From signed canvases, to glow in the dark wristbands, via flashing Katy Perry head bands – the range of items that pop stars are desperate to stick their names on is greater than ever. For many MP!ers, owning pop star merchandise is almost as important as downloading the music, seeing the live show and planting a big wet one on Siva’s cheek. But are the scary men at the record labels exploiting your desire to be a band’s biggest and most dedicated fan by ripping you off?
Here at MP! we decided it was time to investigate – what are the best deals, how can you get the best bargains and is pop merchandise really overpriced? The answers to all these questions and more are below…
WHAT WE FOUND:
Pop merch is ridiculously overpriced – there’s just no way of getting around it. You spend all weekend washing your dad’s car to earn those extra pennies, and the big men in charge of acts like Olly Murs and The Saturdays can’t wait to prise it from your grubby little mits. From grossly overpricing items that cost little to make, to catching you out with extreme postage costs, these guys will try every trick in the book until you’ve been forced to empty the contents of your piggy banks.
The Saturdays – Shelling out £45 for an official hoodie from the 5 piece? Well did you know it only costs them £11.80 to make each one? That means that even without adding postage, they’re already charging you about three times more! Shameful.
Olly Murs – Those glow in the dark wristbands look snazzy, right? You’d better sit down for this one – it’s usually about 37p per band for a run of 500, but order one of Olly Murs’ official bands and you’ll be paying £2.99, PLUS £1.50 for shipping, adding up to a grand total of £4.49.
The Wanted – They might seem unobtainable, but the official printed canvases are actually realistic in price. Most places will charge you between £40 – £50 to print your own 20 x 16 canvas, with £20 for postage. However, if you order one of the *signed* canvases, the price suddenly shoots up to £100! Seems odd to us that fans who are already handing over their life savings should have to raise an extra £50 just to get
an intern the boys to scrawl their names on the picture.
Twenty Twenty’s merch is very reasonably priced. Our favourite deal? £1.00 for three stickers. Bargain.
Katy Perry’s official store is overflowing with unique items that are worth the extra pennies (like LED headbands and candy purses), rather than cheap merch with logos simply printed on. Did we mention there’s currently 50% off t-shirts and hoodies as part of a Valentine’s Day offer? Sweet!
We expected to find all kinds of outrageous and innovative merchandise in the official Lady Gaga online store, but in fact the most adventurous item is probably this pair of sunglasses for a respectable £24.99. The downsides? They’re probably very cheap, they only come in one unidentifiable size and they’re pretty ugly.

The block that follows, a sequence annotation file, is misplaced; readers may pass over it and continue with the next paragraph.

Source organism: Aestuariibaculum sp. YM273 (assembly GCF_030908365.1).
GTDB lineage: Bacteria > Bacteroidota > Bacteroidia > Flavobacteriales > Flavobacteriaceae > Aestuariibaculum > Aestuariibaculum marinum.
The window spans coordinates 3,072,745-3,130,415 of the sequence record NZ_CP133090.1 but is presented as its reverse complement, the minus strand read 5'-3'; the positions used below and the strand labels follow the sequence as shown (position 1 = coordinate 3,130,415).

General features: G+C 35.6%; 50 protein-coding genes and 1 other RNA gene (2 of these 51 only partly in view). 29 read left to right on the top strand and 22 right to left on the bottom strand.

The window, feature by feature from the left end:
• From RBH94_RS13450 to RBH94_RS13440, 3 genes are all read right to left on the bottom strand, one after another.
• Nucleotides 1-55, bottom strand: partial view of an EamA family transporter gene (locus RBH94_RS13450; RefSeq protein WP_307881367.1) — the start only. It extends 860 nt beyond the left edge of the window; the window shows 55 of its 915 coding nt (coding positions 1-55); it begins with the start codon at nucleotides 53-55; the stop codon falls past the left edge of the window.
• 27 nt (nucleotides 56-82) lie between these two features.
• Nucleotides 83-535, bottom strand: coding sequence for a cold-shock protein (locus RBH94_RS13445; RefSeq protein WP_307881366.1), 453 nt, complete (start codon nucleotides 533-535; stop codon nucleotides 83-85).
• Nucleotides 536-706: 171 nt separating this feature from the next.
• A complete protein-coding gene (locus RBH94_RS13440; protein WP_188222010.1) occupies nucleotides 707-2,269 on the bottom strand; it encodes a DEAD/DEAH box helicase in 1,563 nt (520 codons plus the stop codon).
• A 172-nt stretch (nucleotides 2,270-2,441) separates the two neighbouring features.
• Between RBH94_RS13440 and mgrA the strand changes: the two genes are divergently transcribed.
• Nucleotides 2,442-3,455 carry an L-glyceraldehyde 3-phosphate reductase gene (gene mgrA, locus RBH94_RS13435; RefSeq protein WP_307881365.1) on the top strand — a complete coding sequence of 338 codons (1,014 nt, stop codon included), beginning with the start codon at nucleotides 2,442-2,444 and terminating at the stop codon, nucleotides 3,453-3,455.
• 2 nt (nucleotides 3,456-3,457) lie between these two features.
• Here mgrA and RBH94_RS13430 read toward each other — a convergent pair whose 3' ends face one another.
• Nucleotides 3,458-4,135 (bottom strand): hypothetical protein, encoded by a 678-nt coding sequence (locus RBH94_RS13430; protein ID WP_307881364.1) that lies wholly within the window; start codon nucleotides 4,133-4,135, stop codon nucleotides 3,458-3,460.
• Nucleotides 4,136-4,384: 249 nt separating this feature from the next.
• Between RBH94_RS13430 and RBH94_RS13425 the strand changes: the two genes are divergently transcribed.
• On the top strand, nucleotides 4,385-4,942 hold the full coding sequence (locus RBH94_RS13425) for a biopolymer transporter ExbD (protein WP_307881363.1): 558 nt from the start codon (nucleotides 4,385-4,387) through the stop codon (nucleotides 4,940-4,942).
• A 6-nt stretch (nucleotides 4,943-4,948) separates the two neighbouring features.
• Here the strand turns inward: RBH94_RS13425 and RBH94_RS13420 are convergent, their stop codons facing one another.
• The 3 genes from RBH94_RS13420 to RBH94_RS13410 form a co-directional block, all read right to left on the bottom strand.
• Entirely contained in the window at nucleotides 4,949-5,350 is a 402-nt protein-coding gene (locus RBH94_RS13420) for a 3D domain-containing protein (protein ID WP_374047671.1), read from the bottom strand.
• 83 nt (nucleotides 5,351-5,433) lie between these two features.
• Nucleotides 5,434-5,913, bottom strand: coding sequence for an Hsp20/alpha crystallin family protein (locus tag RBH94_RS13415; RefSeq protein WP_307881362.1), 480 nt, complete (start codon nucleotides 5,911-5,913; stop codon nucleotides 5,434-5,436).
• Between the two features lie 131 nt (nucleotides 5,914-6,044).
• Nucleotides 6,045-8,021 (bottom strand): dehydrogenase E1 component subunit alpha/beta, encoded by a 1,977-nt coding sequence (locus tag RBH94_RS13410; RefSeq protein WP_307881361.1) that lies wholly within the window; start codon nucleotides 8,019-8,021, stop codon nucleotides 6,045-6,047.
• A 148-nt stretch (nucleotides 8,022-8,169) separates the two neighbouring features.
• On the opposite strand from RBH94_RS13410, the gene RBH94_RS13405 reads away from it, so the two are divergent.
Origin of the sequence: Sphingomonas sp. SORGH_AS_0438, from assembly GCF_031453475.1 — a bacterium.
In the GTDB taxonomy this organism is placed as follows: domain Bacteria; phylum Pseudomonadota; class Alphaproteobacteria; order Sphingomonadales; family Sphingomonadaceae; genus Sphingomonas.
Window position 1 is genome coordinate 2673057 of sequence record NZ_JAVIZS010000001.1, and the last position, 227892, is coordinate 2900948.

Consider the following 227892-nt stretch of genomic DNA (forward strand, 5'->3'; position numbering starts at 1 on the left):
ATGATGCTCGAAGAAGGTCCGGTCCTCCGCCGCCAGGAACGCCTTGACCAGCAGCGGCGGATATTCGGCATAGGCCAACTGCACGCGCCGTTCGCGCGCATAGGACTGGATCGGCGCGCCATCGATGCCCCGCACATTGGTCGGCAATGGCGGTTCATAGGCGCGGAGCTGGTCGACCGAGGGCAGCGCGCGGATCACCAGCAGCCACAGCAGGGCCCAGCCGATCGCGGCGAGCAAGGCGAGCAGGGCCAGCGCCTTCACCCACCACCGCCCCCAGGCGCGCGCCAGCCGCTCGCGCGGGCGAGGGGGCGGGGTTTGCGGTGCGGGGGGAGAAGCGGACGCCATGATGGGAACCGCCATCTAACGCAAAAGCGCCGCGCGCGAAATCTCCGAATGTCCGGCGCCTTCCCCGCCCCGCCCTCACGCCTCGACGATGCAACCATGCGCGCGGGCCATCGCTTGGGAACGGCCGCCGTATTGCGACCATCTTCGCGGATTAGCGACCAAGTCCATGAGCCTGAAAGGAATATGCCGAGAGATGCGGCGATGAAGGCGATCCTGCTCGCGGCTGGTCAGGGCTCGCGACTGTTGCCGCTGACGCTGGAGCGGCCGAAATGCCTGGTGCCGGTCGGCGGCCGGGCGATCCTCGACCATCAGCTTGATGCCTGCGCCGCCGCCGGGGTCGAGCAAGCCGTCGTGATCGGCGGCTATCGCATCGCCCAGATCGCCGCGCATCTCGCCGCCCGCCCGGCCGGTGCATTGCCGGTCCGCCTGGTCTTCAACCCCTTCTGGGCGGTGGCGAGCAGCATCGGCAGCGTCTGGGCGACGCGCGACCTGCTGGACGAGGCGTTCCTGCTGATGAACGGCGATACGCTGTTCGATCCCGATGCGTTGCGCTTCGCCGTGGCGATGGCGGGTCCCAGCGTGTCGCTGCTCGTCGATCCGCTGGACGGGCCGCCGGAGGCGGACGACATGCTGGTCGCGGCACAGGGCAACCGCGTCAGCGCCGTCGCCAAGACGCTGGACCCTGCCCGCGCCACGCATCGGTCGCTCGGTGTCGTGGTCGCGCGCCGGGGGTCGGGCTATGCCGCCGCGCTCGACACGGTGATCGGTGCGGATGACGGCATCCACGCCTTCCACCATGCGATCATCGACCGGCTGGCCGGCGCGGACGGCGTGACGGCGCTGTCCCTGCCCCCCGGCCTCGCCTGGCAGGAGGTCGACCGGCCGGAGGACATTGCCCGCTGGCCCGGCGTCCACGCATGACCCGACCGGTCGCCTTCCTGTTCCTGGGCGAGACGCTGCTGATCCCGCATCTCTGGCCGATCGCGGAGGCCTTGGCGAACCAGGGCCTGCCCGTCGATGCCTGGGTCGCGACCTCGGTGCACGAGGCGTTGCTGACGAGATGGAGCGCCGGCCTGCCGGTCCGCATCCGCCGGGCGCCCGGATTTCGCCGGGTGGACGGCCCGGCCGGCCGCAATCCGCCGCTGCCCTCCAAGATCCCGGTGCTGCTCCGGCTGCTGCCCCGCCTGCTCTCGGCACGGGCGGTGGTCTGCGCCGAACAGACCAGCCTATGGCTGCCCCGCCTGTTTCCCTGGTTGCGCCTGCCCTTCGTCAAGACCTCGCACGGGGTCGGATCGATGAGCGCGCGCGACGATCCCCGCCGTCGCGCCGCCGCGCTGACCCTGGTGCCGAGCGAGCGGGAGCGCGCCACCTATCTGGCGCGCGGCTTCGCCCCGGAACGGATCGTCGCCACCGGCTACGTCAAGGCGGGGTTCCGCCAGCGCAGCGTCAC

The worst merch stores are the ones that don’t let you get a good look at the item before you buy. For example, an official, “one size fits all” JLS dog tag will set you back a tenner, but apparently they’re so good they can’t be seen by human eyes and you’ll have to judge them using a computer generated image instead – don’t all enter your card details at once.
Some acts know that their prices might be a little on the steep side, so offer other products as an extra incentive. Right now, if you spend over £35 on The Wanted’s merch, they’ll chuck in a free calendar. Sounds good – until you realise that ordering only ONE hoodie would almost instantly put you over that price range.
We asked three pop fans whether they felt they’re getting ripped off or if their Zayn Malik doll is worth every penny. Here’s what they had to say:
Alice Conroy: “I think that it’s worst when you go to concerts. Like, on the X Factor tour, they were charging crazy prices for t-shirts and hoodies. When I went to see One Direction in Glasgow, they wanted £40 for a hoodie. And I couldn’t afford that so I bought a wristband for £5 which I was willing to pay. I think if you love an artist, you’re often inclined to pay a little bit more but you can’t always afford it. I’ll get my Mrs Niall Horan hoodie one day…”
Rachel Parker-Turner: “Twenty Twenty merchandise is really cheap, I got myself a t-shirt for £10 and a baller/wristband for £3 at a Big Time Rush gig. The Wanted had a fab letterman jacket at the tour but it was like £50/£60! Completely mental. Band merch is far too expensive and the quality of the materials is totally not worth the cost at all.”
Valerie Van Avermaet: “Merch is definitely too expensive! I usually just get a programme and then some small things like a keychain, poster or photoset or something, because they’re ‘cheap’. It’s nice if you can pick up some nice merch but IMO the most important thing is the show, and programmes are always a nice memory too I think.”